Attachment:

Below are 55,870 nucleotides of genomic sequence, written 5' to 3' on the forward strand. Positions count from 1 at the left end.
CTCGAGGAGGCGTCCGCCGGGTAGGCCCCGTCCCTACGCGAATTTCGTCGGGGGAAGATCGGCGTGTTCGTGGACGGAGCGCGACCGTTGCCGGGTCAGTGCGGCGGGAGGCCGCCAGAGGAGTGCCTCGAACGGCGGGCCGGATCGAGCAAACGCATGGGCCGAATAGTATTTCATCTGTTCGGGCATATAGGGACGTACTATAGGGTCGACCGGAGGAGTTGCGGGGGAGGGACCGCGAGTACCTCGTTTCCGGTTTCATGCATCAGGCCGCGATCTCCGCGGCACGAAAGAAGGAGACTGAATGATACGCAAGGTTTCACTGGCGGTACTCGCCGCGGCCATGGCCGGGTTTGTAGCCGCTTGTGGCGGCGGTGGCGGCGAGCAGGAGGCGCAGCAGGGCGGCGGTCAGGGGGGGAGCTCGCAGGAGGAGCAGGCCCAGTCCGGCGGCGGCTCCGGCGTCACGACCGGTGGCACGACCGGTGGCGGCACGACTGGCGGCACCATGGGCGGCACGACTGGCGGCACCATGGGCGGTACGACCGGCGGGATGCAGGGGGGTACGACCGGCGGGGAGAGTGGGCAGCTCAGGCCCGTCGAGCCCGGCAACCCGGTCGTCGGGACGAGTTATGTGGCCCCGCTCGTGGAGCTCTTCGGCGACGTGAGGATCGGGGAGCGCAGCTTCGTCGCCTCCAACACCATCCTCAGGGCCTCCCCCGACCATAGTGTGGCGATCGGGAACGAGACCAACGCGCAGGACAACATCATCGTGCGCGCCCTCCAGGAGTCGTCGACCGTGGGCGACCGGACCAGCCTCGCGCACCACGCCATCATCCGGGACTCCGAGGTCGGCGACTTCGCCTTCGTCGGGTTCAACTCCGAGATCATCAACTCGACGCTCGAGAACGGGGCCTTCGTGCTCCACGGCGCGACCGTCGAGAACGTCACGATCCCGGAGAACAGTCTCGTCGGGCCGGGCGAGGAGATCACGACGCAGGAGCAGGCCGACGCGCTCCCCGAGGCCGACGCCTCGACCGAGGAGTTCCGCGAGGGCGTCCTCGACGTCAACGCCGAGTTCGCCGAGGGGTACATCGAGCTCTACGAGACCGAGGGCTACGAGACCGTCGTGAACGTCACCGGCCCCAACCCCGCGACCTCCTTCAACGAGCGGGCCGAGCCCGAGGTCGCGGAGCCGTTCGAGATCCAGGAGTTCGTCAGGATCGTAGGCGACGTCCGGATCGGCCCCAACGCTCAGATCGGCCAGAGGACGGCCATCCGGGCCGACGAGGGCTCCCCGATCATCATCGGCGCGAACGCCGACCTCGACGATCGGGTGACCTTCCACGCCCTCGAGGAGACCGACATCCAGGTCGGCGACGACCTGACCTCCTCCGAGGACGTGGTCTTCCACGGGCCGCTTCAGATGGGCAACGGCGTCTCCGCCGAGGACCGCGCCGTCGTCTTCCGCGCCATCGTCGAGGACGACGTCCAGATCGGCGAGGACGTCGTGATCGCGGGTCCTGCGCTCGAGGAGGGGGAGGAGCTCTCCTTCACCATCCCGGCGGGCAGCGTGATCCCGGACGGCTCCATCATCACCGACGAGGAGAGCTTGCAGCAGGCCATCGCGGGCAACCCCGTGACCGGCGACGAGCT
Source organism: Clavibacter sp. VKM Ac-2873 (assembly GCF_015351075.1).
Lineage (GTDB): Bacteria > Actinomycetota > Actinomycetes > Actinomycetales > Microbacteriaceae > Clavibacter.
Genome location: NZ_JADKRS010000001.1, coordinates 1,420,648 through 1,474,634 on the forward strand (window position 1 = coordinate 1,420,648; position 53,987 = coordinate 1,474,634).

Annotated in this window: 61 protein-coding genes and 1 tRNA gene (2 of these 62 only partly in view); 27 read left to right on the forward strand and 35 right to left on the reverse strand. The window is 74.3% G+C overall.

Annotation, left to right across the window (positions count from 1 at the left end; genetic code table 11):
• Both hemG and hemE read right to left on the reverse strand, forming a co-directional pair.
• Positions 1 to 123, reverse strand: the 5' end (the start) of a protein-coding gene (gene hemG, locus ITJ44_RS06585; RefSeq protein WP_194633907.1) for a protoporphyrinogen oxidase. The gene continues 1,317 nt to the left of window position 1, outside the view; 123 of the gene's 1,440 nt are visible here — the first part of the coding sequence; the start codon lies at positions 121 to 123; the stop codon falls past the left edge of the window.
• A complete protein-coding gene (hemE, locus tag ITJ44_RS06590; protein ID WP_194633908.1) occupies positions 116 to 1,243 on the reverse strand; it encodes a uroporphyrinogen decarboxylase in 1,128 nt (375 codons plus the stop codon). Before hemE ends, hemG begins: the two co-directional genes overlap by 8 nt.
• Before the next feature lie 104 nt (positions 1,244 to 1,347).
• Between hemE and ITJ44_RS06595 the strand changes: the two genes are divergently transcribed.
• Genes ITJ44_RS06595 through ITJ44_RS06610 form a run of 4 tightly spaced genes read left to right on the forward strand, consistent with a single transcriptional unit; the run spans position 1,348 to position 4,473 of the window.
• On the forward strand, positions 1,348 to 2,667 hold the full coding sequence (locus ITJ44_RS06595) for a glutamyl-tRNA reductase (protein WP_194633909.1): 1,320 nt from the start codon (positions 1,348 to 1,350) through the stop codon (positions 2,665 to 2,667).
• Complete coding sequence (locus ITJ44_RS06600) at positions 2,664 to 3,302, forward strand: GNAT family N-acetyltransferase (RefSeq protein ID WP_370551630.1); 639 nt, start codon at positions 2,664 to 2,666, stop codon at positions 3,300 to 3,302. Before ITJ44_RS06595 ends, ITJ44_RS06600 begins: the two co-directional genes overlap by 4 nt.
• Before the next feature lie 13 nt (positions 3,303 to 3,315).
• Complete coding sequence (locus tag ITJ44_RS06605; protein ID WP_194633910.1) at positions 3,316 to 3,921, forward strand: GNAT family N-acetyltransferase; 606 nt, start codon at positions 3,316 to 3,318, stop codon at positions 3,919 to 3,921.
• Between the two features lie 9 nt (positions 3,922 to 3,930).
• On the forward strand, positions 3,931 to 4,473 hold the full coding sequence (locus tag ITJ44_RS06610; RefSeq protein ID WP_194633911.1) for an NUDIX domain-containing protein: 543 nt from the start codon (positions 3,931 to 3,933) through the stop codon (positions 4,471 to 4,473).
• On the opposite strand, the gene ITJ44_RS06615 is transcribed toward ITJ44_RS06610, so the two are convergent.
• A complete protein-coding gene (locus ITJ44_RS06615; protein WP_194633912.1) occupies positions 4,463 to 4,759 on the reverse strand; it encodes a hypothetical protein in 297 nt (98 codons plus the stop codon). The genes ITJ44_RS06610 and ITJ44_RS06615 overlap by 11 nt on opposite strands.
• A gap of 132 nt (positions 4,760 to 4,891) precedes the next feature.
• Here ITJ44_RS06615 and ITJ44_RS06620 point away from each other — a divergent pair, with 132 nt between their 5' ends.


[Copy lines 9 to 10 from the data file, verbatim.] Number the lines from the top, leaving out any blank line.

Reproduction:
• Positions 1 to 123, reverse strand: the 5' end (the start) of a protein-coding gene (gene hemG, locus ITJ44_RS06585; RefSeq protein WP_194633907.1) for a protoporphyrinogen oxidase. The gene continues 1,317 nt to the left of window position 1, outside the view; 123 of the gene's 1,440 nt are visible here — the first part of the coding sequence; the start codon lies at positions 121 to 123; the stop codon falls past the left edge of the window.
• A complete protein-coding gene (hemE, locus tag ITJ44_RS06590; protein ID WP_194633908.1) occupies positions 116 to 1,243 on the reverse strand; it encodes a uroporphyrinogen decarboxylase in 1,128 nt (375 codons plus the stop codon). Before hemE ends, hemG begins: the two co-directional genes overlap by 8 nt.